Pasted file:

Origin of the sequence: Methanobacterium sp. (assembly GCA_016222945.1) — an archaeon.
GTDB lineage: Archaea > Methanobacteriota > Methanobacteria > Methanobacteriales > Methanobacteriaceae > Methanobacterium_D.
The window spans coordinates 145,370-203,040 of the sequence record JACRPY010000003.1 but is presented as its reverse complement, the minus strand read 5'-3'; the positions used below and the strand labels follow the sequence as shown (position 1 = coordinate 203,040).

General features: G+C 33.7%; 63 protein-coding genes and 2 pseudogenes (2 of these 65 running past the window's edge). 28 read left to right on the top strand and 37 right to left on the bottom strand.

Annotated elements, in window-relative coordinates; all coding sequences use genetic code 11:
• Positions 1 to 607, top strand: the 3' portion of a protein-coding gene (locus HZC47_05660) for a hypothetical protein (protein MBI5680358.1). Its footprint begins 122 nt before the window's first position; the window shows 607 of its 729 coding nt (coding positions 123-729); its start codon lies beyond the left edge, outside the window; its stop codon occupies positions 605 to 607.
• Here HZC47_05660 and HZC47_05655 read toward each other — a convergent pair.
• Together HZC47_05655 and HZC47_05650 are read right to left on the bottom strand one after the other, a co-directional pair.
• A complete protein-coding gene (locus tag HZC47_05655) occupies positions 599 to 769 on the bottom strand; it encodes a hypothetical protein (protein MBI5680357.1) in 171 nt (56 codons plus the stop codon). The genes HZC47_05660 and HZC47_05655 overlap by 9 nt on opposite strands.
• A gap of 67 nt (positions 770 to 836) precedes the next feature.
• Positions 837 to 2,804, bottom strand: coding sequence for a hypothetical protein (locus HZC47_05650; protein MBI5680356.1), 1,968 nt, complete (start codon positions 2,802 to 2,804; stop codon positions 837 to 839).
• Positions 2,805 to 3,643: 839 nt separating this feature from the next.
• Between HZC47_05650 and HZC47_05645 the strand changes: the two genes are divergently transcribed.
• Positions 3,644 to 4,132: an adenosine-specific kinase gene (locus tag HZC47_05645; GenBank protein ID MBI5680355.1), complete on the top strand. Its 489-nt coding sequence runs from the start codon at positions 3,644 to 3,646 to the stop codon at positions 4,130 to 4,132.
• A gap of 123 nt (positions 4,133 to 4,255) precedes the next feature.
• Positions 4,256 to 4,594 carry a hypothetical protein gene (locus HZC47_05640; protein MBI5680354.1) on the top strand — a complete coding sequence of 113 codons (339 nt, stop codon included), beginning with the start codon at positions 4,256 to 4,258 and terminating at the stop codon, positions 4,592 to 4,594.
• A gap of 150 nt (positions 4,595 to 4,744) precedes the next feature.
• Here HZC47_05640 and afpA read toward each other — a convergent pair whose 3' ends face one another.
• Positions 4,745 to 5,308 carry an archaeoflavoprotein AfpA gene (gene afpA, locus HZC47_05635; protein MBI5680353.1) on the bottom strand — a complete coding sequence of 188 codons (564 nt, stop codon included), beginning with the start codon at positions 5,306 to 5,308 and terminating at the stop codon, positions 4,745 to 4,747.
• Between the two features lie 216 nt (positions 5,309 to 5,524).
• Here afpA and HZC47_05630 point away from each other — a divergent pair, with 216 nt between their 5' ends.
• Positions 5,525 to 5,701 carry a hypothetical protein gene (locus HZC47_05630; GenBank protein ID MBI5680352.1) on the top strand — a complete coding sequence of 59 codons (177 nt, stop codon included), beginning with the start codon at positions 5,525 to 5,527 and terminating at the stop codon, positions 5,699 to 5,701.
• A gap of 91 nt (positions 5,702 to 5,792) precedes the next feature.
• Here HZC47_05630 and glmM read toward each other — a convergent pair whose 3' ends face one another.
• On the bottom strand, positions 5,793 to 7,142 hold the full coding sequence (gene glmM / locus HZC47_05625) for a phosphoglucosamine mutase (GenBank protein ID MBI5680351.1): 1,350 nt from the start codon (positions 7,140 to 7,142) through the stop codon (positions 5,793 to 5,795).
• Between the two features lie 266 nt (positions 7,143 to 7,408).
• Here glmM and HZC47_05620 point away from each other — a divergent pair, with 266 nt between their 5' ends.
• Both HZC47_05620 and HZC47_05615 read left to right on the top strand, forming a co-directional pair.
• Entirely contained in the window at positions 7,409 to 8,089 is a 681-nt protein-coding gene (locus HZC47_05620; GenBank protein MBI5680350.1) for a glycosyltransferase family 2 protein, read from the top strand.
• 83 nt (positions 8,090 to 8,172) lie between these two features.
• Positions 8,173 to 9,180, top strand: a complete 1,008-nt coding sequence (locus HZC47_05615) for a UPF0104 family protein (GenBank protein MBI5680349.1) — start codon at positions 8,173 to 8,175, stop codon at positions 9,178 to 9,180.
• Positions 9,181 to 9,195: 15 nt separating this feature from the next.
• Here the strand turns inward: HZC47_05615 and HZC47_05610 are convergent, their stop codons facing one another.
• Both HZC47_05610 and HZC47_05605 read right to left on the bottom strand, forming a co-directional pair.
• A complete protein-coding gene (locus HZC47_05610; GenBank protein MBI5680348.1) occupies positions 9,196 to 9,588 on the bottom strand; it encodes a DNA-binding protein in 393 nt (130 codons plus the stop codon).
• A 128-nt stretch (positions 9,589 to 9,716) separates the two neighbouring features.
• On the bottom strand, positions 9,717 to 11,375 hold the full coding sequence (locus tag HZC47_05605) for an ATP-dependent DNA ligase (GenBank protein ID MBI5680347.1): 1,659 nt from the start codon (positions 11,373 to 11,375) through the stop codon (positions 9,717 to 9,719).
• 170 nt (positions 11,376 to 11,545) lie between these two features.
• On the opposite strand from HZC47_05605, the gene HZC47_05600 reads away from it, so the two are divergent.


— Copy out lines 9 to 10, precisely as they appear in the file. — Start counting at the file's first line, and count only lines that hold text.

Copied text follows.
• A complete protein-coding gene (locus tag HZC47_05655) occupies positions 599 to 769 on the bottom strand; it encodes a hypothetical protein (protein MBI5680357.1) in 171 nt (56 codons plus the stop codon). The genes HZC47_05660 and HZC47_05655 overlap by 9 nt on opposite strands.
• A gap of 67 nt (positions 770 to 836) precedes the next feature.